|Hughes, Sheryl - BAYLOR COLLEGE OF MED|
|Power, Thomas - WASHINGTON STAT UNIV|
|Mueller, Stephen - BAYLOR COLLEGE OF MED|
Submitted to: Journal Of The American Dietetic Association
Publication Type: Abstract Only
Publication Acceptance Date: August 1, 2003
Publication Date: September 1, 2003
Citation: Hughes, S., Power, T., Fisher, J., Mueller, S., Nicklas, T. 2003. The development of the caregiver's feeding styles questionnaire. Journal Of The American Dietetic Association. 103(9):A-18. Interpretive Summary: AN INTERPRETIVE SUMMARY IS NOT REQUIRED.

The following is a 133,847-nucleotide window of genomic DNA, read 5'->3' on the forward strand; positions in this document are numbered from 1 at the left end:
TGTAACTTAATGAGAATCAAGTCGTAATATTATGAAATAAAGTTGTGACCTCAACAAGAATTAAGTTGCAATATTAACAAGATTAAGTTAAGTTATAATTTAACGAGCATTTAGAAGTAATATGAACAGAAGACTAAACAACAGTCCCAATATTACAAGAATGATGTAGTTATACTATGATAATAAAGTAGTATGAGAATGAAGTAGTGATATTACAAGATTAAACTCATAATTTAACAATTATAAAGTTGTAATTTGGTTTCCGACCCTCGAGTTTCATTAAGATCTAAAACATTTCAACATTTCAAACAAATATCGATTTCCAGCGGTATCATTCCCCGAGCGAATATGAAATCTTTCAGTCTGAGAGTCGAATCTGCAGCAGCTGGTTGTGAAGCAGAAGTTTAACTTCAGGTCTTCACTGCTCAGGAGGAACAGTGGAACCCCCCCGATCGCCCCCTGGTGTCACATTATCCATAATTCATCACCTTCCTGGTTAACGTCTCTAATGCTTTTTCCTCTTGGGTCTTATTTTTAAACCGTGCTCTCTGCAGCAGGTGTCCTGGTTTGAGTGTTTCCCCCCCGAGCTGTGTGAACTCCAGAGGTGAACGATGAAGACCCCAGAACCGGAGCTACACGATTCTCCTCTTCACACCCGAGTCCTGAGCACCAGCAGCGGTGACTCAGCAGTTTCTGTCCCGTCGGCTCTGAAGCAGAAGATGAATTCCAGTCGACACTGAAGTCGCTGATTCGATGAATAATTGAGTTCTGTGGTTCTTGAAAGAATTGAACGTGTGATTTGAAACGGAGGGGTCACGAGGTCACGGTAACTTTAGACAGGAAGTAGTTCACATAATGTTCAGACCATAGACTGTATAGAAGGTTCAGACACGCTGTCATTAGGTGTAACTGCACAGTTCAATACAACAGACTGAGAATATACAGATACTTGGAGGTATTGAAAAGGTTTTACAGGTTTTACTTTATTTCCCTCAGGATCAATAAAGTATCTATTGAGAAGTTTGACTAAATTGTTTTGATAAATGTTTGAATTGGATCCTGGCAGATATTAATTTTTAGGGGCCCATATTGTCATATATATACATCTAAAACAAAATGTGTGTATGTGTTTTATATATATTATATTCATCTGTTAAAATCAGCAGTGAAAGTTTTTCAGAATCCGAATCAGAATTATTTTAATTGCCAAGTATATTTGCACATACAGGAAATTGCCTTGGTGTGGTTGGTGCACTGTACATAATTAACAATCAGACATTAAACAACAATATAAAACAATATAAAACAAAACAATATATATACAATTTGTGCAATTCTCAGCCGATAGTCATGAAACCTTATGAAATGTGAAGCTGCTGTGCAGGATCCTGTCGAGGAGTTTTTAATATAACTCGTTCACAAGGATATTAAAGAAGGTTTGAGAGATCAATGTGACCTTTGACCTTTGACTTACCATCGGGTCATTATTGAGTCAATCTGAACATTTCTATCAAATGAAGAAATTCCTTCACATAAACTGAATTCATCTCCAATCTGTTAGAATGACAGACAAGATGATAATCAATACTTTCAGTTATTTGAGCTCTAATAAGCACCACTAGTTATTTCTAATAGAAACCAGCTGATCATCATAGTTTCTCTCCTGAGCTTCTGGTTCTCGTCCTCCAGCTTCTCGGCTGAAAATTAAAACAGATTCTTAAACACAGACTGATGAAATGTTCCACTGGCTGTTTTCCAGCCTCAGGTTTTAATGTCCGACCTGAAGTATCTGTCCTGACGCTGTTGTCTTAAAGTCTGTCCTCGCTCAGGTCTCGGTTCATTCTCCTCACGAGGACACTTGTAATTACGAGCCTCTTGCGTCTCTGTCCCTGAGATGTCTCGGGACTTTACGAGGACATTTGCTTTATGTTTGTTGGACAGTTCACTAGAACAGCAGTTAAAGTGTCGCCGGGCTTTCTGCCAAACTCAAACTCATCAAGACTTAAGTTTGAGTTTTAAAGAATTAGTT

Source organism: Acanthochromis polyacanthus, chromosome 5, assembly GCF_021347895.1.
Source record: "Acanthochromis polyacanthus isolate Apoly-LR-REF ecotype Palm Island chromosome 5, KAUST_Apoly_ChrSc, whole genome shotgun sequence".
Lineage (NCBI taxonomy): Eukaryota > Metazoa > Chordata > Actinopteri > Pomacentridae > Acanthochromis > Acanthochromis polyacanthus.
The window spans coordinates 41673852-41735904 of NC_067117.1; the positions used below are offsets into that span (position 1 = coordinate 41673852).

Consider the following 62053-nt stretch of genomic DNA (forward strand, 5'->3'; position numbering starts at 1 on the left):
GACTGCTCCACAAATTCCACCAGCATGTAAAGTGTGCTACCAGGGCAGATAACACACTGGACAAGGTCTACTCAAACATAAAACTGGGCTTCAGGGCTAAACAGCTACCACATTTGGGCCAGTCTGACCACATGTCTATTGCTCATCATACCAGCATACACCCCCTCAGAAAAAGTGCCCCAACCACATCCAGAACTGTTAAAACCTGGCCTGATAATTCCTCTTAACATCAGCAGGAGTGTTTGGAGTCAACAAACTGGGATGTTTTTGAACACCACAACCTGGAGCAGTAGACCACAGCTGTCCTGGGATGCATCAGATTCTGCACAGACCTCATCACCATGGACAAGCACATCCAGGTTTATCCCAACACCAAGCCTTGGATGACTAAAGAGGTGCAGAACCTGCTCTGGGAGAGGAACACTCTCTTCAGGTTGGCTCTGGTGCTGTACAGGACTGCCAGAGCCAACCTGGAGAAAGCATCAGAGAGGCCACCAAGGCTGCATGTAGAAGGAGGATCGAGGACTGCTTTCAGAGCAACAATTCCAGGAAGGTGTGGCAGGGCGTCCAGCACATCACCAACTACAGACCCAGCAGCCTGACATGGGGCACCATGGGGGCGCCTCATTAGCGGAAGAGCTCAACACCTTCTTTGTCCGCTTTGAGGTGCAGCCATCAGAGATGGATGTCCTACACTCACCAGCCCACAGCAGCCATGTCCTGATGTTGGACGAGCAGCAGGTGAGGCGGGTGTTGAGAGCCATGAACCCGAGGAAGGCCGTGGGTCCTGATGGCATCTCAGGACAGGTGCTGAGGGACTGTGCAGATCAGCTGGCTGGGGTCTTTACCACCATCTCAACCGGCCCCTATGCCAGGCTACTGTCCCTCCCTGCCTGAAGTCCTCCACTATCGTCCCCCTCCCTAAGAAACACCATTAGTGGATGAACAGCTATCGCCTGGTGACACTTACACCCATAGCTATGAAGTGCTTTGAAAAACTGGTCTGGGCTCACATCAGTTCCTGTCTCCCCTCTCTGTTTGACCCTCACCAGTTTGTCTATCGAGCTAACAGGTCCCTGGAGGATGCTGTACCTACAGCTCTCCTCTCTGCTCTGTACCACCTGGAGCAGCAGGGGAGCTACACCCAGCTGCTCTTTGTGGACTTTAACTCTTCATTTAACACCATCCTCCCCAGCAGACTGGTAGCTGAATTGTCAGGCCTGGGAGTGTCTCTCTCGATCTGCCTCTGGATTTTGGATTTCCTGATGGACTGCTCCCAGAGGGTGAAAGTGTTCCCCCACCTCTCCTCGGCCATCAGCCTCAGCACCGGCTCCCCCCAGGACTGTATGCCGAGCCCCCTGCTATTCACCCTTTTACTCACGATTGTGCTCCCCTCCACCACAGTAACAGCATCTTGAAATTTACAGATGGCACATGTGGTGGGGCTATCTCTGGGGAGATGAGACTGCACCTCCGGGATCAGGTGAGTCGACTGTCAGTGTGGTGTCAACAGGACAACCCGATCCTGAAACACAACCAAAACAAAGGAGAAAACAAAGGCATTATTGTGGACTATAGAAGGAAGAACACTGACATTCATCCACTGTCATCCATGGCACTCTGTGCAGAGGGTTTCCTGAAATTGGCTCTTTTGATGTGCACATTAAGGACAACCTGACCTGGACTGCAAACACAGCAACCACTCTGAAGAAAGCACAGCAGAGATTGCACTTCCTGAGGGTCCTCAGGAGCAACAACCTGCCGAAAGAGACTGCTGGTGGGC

Technical Abstract: Existing measures of child feeding focus on specific practices; the extent to which general parenting represents a general feeding style is not well documented. Using existing literature, de-centering techniques, and cognitive interviewing, an instrument was developed characterizing authoritative, authoritarian, indulgent, and uninvolved feeding styles in caregivers of low-income Hispanic (H) and African-American (AA) preschool children. Two hundred thirty-one caregivers (130 H; 101 AA) in Head Start centers in Houston, Texas filled out questionnaires on child feeding practices and parenting styles. Exploratory factor analyses on the Caregiver's Feeding Styles Questionnaire (CFSQ) resulted in measures of caregivers' demandingness and responsiveness. Based on these two measures, caregivers were assigned to one of four feeding styles: authoritarian, n = 84; authoritative, n = 34; indulgent, n = 80; and uninvolved, n = 33. Test-retest correlations (7-14 days) were .85 demandingness and .82 responsiveness. Convergent validity was evaluated by relating the CFSQ to measures of general parenting and authoritarian feeding. Authoritarian feeding styles were significantly associated with higher levels of restrictive feeding, parents' use of pressure to eat, inconsistency, and physical punishment. Authoritative feeding styles were significantly associated with higher levels of monitoring, nurturing, discipline, organization, and reasoning. Both indulgent and uninvolved parents were significantly lower on restrictive behavior and parents' use of pressure to eat; however, uninvolved parents showed less nurturance and organization, and were less likely to follow through on discipline. These data provide preliminary psychometric support for the CFSQ as a new measure of parenting style in the domain of child feeding.